The Chinese threat actor known as APT31 (aka Bronze Vinewood, Judgement Panda, or Violet Typhoon) has been linked to a set of advanced backdoors that are capable of exfiltrating harvested sensitive information to Dropbox.
The malware is part of a broader collection of more than 15 implants that have been put to use by the adversary in attacks targeting industrial organizations in Eastern Europe in 2022.
“The attackers aimed to establish a permanent channel for data exfiltration, including data stored on air-gapped systems,” Kaspersky said in an analysis spotlighting APT31’s previously undocumented tradecraft.
The intrusions employ a three-stage malware stack, each focused on disparate aspects of the attack chain: setting up persistence, gathering sensitive data, and transmitting the information to a remote server under the threat actor’s control.
Some variants of the second-stage backdoors also come with features designed to look up file names in the Microsoft Outlook folder, execute remote commands, and employ the third-step component to complete the data exfiltration step in the form of RAR archive files.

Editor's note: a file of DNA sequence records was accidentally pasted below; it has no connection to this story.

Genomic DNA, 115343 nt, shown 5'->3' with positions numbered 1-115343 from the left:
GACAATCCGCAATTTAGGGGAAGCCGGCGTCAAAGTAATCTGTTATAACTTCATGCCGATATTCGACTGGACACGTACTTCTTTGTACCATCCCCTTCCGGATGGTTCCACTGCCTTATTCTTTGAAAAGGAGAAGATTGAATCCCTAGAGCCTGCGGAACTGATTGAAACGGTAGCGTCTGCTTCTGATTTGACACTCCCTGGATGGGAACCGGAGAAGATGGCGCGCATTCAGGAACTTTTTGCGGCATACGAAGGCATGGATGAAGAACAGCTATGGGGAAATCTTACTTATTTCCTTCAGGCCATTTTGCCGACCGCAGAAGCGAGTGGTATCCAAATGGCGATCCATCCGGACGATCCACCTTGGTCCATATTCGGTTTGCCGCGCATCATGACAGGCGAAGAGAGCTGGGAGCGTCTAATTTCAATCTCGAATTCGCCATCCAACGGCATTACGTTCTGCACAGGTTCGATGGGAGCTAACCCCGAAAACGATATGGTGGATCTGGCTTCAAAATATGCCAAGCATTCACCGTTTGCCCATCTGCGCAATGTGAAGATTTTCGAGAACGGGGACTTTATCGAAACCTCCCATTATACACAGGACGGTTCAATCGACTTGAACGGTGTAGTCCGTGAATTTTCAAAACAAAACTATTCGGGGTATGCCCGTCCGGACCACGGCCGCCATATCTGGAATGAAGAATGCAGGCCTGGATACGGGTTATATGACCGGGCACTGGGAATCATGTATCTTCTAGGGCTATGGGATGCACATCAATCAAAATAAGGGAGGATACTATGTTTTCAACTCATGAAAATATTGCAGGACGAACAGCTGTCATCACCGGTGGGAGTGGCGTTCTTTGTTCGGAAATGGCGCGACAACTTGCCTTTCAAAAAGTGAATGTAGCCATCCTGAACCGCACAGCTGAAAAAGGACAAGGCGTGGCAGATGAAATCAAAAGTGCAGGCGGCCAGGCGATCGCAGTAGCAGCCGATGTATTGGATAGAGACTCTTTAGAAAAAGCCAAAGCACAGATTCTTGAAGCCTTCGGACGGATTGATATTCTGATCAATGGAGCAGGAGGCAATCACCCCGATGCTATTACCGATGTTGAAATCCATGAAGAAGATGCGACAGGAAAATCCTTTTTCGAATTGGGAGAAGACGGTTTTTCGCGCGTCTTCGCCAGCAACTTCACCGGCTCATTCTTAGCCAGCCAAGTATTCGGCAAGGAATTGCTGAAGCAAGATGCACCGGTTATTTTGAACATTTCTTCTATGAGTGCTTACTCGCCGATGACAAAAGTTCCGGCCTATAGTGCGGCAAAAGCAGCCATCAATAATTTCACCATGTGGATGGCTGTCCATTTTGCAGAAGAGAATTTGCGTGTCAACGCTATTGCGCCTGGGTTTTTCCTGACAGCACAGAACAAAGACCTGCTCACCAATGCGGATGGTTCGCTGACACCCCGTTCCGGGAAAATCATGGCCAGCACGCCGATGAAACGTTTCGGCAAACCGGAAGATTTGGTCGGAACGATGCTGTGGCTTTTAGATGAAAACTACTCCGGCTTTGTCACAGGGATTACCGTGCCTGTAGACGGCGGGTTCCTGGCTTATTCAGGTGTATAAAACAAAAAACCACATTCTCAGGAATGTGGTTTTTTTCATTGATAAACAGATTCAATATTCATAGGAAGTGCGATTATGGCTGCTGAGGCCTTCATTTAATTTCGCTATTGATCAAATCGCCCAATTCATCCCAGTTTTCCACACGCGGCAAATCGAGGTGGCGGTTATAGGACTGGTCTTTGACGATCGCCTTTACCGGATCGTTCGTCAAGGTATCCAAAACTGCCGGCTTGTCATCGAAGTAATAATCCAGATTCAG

“The first step is used for persistence, the deployment and startup of the second-step malware module, which is responsible for uploading the files collected to the server by calling the third-step implant and cleaning up,” the Russian cybersecurity firm said.
In what’s a novel twist, APT31 is said to have used a command-and-control (C2) inside the corporate perimeter and leveraged it as a proxy to siphon data from systems that lacked direct access to the internet, indicating clear attempts to single out air-gapped hosts.
Kaspersky said it also spotted additional tools used by the attacker to manually upload the data to Yandex Disk and other temporary file-sharing services such as extraimage, imgbb, imgshare, schollz, and zippyimage, among others. A third similar implant is configured to send the data via the Yandex email service.
The findings highlight the meticulous planning and the ability of the threat actor to adapt and spin up new capabilities in their cyber espionage pursuits.
“Abusing popular cloud-based data storages may allow the threat actor(s) to evade security measures,” the company said. “At the same time, it opens up the possibility for stolen data to be leaked a second time in the event that a third party gets access to a storage used by the threat actor(s).”